From February 2017, information about the work of the MRC/CSO Social and Public Health Sciences Unit, University of Glasgow is available and updated on the University of Glasgow website.

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The report of the Scottish Health Survey 2014 – the tenth in the series funded by the Scottish Government – has been published.

Smoking, alcohol, and health risk inequalities – the Scottish Health Survey 2014

posted on: Sep 25, 2015

Smoking, alcohol, and health risk inequalities – the Scottish Health Survey 2014

The report of the Scottish Health Survey 2014 – the tenth in the series funded by the Scottish Government – has been published. Dr Linsay Gray and Prof Alastair Leyland from the MRC/CSO Social and Public Health Sciences Unit authored chapters on adult smoking, adult alcohol consumption and inequalities in health risks.

The main findings of these chapters are:

Smoking

  • One in twenty adults in Scotland use e-cigarettes
  • Prevalence of e-cigarette use is higher among current and ex-smokers, with 15% of current cigarette smokers and 7% of ex-smokers using e-cigarettes, compared to only 1% of people who have never smoked cigarettes regularly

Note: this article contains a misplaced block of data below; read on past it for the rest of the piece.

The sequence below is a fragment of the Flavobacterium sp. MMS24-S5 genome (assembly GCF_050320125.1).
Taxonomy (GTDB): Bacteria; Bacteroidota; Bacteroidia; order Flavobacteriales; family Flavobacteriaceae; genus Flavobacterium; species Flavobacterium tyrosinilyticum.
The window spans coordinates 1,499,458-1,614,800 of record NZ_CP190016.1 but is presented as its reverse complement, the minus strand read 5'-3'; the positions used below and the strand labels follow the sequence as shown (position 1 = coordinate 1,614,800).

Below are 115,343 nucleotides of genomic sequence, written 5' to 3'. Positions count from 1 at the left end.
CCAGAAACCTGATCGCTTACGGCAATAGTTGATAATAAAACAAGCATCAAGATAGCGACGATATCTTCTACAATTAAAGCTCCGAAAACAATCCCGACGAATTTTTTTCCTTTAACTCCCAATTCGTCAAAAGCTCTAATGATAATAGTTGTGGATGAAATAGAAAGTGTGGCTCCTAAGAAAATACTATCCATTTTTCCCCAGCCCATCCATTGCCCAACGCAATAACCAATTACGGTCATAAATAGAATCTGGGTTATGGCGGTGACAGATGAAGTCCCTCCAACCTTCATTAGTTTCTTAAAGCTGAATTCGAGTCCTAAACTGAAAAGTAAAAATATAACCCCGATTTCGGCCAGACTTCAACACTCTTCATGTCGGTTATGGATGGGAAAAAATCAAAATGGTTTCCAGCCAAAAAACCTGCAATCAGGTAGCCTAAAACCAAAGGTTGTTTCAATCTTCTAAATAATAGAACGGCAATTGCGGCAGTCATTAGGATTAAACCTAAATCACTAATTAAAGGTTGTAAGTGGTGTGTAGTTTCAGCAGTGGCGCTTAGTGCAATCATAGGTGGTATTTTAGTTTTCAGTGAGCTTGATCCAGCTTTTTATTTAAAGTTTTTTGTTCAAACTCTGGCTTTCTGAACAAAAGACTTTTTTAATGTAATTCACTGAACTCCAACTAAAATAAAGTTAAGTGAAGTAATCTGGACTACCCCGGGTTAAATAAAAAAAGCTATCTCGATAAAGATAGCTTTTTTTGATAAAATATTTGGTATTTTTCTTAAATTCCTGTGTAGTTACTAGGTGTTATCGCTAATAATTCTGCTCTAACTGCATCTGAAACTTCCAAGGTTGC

• Two-thirds of smokers said they would like to quit smoking
  • Just under two-thirds of recent ex-smokers and current smokers who had attempted to quit said they used a nicotine replacement therapy (NRT) product or e-cigarettes in the previous three months
  • The most common items used as part of a recent quit attempt were nicotine patches and e-cigarettes

Alcohol consumption

  • The prevalence of drinking in excess of the government guidelines declined significantly from 2003 to 2014 both for men (from 53% to 46%) and women (from 42% to 36%).

Inequalities in health risks

  • Adherence to the physical activity guideline for adults declined steadily with increasing area deprivation; there was no clear association for children
  • The proportion of children in the most deprived areas that had participated in sport in the past week was at least 10 percentage points lower in most years than the proportion in the least deprived areas; this inequality in sport participation has widened over time
  • In most years during 2003 to 2014, the prevalence of obesity was at least 10 percentage points higher for adults in the most deprived quintile than in the least

A summary of all the main findings can be found here.

The Scottish Health Survey is a designated National Statistics product for Scotland.  This means that the statistics are deemed to be compliant with the Code of Practice on Official Statistics, produced according to sound methods and managed impartially and objectively in the public interest.